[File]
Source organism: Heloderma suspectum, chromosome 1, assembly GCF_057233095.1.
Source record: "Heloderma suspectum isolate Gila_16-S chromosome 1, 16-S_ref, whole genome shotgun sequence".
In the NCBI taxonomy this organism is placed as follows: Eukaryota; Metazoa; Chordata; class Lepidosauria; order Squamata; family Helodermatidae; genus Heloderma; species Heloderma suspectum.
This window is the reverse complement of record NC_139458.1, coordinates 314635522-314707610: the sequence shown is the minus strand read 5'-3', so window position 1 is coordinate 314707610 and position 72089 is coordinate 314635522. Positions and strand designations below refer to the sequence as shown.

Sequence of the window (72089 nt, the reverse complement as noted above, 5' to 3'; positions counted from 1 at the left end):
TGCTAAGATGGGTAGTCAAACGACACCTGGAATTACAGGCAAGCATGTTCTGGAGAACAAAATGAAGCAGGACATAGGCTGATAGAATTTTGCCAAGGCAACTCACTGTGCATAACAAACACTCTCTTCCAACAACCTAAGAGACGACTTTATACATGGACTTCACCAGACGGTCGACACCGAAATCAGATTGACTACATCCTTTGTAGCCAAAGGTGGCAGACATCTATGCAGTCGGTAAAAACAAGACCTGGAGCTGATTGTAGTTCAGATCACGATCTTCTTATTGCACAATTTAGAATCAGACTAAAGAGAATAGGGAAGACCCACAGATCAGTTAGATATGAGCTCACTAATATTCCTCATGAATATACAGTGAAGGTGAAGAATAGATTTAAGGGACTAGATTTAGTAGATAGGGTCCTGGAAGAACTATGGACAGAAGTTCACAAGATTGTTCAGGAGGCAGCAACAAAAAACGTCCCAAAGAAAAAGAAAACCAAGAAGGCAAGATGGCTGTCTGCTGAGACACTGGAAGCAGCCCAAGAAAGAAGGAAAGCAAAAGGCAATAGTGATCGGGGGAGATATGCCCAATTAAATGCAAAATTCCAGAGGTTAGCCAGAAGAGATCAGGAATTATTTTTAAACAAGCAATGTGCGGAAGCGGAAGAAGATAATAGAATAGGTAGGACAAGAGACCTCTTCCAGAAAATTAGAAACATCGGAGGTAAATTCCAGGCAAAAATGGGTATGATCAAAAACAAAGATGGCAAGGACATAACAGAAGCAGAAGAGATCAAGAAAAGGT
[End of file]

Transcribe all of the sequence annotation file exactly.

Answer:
Source organism: Heloderma suspectum, chromosome 1, assembly GCF_057233095.1.
Source record: "Heloderma suspectum isolate Gila_16-S chromosome 1, 16-S_ref, whole genome shotgun sequence".
In the NCBI taxonomy this organism is placed as follows: Eukaryota; Metazoa; Chordata; class Lepidosauria; order Squamata; family Helodermatidae; genus Heloderma; species Heloderma suspectum.
This window is the reverse complement of record NC_139458.1, coordinates 314635522-314707610: the sequence shown is the minus strand read 5'-3', so window position 1 is coordinate 314707610 and position 72089 is coordinate 314635522. Positions and strand designations below refer to the sequence as shown.

Sequence of the window (72089 nt, the reverse complement as noted above, 5' to 3'; positions counted from 1 at the left end):
TGCTAAGATGGGTAGTCAAACGACACCTGGAATTACAGGCAAGCATGTTCTGGAGAACAAAATGAAGCAGGACATAGGCTGATAGAATTTTGCCAAGGCAACTCACTGTGCATAACAAACACTCTCTTCCAACAACCTAAGAGACGACTTTATACATGGACTTCACCAGACGGTCGACACCGAAATCAGATTGACTACATCCTTTGTAGCCAAAGGTGGCAGACATCTATGCAGTCGGTAAAAACAAGACCTGGAGCTGATTGTAGTTCAGATCACGATCTTCTTATTGCACAATTTAGAATCAGACTAAAGAGAATAGGGAAGACCCACAGATCAGTTAGATATGAGCTCACTAATATTCCTCATGAATATACAGTGAAGGTGAAGAATAGATTTAAGGGACTAGATTTAGTAGATAGGGTCCTGGAAGAACTATGGACAGAAGTTCACAAGATTGTTCAGGAGGCAGCAACAAAAAACGTCCCAAAGAAAAAGAAAACCAAGAAGGCAAGATGGCTGTCTGCTGAGACACTGGAAGCAGCCCAAGAAAGAAGGAAAGCAAAAGGCAATAGTGATCGGGGGAGATATGCCCAATTAAATGCAAAATTCCAGAGGTTAGCCAGAAGAGATCAGGAATTATTTTTAAACAAGCAATGTGCGGAAGCGGAAGAAGATAATAGAATAGGTAGGACAAGAGACCTCTTCCAGAAAATTAGAAACATCGGAGGTAAATTCCAGGCAAAAATGGGTATGATCAAAAACAAAGATGGCAAGGACATAACAGAAGCAGAAGAGATCAAGAAAAGGT